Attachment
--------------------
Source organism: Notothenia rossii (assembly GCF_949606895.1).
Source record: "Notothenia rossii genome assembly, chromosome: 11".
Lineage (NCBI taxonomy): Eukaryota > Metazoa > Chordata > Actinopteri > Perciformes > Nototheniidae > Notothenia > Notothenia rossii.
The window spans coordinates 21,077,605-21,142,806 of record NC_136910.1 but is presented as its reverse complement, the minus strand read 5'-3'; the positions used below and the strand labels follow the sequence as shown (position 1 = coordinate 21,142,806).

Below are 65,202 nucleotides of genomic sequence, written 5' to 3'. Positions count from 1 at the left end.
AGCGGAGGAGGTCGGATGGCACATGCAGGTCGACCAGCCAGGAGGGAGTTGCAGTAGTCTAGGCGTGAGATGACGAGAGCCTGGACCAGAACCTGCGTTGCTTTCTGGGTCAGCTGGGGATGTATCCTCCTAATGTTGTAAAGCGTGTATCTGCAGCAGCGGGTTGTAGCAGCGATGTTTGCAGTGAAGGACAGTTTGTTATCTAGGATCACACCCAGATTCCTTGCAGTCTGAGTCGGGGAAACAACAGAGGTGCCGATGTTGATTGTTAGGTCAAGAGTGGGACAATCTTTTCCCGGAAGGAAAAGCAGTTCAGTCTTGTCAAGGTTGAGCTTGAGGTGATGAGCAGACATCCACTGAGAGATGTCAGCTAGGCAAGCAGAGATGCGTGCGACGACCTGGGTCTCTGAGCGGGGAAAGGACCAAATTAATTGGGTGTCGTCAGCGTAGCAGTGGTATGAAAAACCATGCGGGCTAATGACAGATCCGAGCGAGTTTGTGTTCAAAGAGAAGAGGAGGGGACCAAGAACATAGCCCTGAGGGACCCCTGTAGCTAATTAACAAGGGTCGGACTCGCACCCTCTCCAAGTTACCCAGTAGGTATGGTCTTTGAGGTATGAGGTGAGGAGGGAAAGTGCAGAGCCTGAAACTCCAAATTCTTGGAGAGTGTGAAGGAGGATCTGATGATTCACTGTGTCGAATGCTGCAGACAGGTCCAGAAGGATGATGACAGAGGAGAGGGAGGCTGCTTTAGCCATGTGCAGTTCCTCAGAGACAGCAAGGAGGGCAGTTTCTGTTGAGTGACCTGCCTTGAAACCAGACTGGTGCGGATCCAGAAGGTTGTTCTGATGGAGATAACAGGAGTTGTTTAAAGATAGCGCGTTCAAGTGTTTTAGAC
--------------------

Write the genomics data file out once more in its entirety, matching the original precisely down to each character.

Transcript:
Source organism: Notothenia rossii (assembly GCF_949606895.1).
Source record: "Notothenia rossii genome assembly, chromosome: 11".
Lineage (NCBI taxonomy): Eukaryota > Metazoa > Chordata > Actinopteri > Perciformes > Nototheniidae > Notothenia > Notothenia rossii.
The window spans coordinates 21,077,605-21,142,806 of record NC_136910.1 but is presented as its reverse complement, the minus strand read 5'-3'; the positions used below and the strand labels follow the sequence as shown (position 1 = coordinate 21,142,806).

Below are 65,202 nucleotides of genomic sequence, written 5' to 3'. Positions count from 1 at the left end.
AGCGGAGGAGGTCGGATGGCACATGCAGGTCGACCAGCCAGGAGGGAGTTGCAGTAGTCTAGGCGTGAGATGACGAGAGCCTGGACCAGAACCTGCGTTGCTTTCTGGGTCAGCTGGGGATGTATCCTCCTAATGTTGTAAAGCGTGTATCTGCAGCAGCGGGTTGTAGCAGCGATGTTTGCAGTGAAGGACAGTTTGTTATCTAGGATCACACCCAGATTCCTTGCAGTCTGAGTCGGGGAAACAACAGAGGTGCCGATGTTGATTGTTAGGTCAAGAGTGGGACAATCTTTTCCCGGAAGGAAAAGCAGTTCAGTCTTGTCAAGGTTGAGCTTGAGGTGATGAGCAGACATCCACTGAGAGATGTCAGCTAGGCAAGCAGAGATGCGTGCGACGACCTGGGTCTCTGAGCGGGGAAAGGACCAAATTAATTGGGTGTCGTCAGCGTAGCAGTGGTATGAAAAACCATGCGGGCTAATGACAGATCCGAGCGAGTTTGTGTTCAAAGAGAAGAGGAGGGGACCAAGAACATAGCCCTGAGGGACCCCTGTAGCTAATTAACAAGGGTCGGACTCGCACCCTCTCCAAGTTACCCAGTAGGTATGGTCTTTGAGGTATGAGGTGAGGAGGGAAAGTGCAGAGCCTGAAACTCCAAATTCTTGGAGAGTGTGAAGGAGGATCTGATGATTCACTGTGTCGAATGCTGCAGACAGGTCCAGAAGGATGATGACAGAGGAGAGGGAGGCTGCTTTAGCCATGTGCAGTTCCTCAGAGACAGCAAGGAGGGCAGTTTCTGTTGAGTGACCTGCCTTGAAACCAGACTGGTGCGGATCCAGAAGGTTGTTCTGATGGAGATAACAGGAGTTGTTTAAAGATAGCGCGTTCAAGTGTTTTAGAC